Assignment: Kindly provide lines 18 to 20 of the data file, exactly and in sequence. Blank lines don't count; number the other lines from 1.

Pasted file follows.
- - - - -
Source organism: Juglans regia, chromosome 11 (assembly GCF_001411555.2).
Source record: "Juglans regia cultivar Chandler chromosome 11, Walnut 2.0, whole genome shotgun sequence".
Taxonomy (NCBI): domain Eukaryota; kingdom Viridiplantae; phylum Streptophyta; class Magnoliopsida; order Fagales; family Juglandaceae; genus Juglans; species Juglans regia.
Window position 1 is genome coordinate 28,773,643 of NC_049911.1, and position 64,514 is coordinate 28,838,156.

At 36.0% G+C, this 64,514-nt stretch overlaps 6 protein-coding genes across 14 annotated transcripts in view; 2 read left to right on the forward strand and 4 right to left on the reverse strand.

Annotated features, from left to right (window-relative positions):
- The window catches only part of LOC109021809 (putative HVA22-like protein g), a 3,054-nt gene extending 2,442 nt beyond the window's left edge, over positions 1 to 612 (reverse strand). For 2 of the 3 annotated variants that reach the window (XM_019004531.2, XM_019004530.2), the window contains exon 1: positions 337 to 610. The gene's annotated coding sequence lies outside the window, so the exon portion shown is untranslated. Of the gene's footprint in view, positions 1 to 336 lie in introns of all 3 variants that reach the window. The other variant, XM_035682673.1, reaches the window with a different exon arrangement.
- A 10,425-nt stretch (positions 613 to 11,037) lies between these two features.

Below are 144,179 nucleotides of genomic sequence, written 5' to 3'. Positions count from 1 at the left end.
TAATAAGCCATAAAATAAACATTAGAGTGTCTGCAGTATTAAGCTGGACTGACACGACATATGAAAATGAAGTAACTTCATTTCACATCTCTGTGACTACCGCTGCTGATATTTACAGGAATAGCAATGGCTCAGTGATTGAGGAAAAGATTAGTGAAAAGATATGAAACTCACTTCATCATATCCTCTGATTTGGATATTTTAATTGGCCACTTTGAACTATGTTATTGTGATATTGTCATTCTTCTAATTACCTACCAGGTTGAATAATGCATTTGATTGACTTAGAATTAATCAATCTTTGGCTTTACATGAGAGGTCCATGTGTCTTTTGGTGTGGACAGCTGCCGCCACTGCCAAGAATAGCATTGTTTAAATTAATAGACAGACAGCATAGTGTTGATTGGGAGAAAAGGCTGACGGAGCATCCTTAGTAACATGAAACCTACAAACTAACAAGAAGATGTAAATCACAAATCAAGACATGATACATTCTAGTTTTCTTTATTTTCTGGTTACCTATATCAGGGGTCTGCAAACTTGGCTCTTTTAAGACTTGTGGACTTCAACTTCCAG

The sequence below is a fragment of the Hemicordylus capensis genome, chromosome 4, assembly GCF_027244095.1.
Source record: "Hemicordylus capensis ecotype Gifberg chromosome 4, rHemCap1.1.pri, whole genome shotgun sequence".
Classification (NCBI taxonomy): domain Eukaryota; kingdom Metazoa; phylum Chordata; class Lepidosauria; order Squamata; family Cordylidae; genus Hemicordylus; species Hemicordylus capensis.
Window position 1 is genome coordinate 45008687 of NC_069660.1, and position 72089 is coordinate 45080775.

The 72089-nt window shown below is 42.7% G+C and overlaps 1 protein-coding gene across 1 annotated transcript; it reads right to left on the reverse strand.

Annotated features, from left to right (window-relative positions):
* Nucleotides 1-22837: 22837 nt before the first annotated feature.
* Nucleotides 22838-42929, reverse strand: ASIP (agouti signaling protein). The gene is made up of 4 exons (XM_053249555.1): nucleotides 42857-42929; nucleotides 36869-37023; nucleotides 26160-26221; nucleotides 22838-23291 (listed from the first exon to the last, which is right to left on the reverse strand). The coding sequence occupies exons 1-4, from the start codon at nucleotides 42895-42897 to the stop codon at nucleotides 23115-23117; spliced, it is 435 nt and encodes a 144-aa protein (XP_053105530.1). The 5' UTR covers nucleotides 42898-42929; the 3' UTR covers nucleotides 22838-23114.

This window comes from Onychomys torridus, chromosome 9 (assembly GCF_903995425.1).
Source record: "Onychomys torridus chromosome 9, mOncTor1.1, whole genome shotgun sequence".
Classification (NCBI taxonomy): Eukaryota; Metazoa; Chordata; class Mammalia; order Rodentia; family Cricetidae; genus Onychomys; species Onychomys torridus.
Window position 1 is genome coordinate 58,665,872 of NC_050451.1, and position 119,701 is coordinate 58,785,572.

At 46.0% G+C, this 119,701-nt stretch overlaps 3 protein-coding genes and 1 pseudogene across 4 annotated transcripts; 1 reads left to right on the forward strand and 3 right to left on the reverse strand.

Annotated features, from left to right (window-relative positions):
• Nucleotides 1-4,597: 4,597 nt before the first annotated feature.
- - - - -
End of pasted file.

* Nucleotides 22838-42929, reverse strand: ASIP (agouti signaling protein). The gene is made up of 4 exons (XM_053249555.1): nucleotides 42857-42929; nucleotides 36869-37023; nucleotides 26160-26221; nucleotides 22838-23291 (listed from the first exon to the last, which is right to left on the reverse strand). The coding sequence occupies exons 1-4, from the start codon at nucleotides 42895-42897 to the stop codon at nucleotides 23115-23117; spliced, it is 435 nt and encodes a 144-aa protein (XP_053105530.1). The 5' UTR covers nucleotides 42898-42929; the 3' UTR covers nucleotides 22838-23114.

This window comes from Onychomys torridus, chromosome 9 (assembly GCF_903995425.1).
Source record: "Onychomys torridus chromosome 9, mOncTor1.1, whole genome shotgun sequence".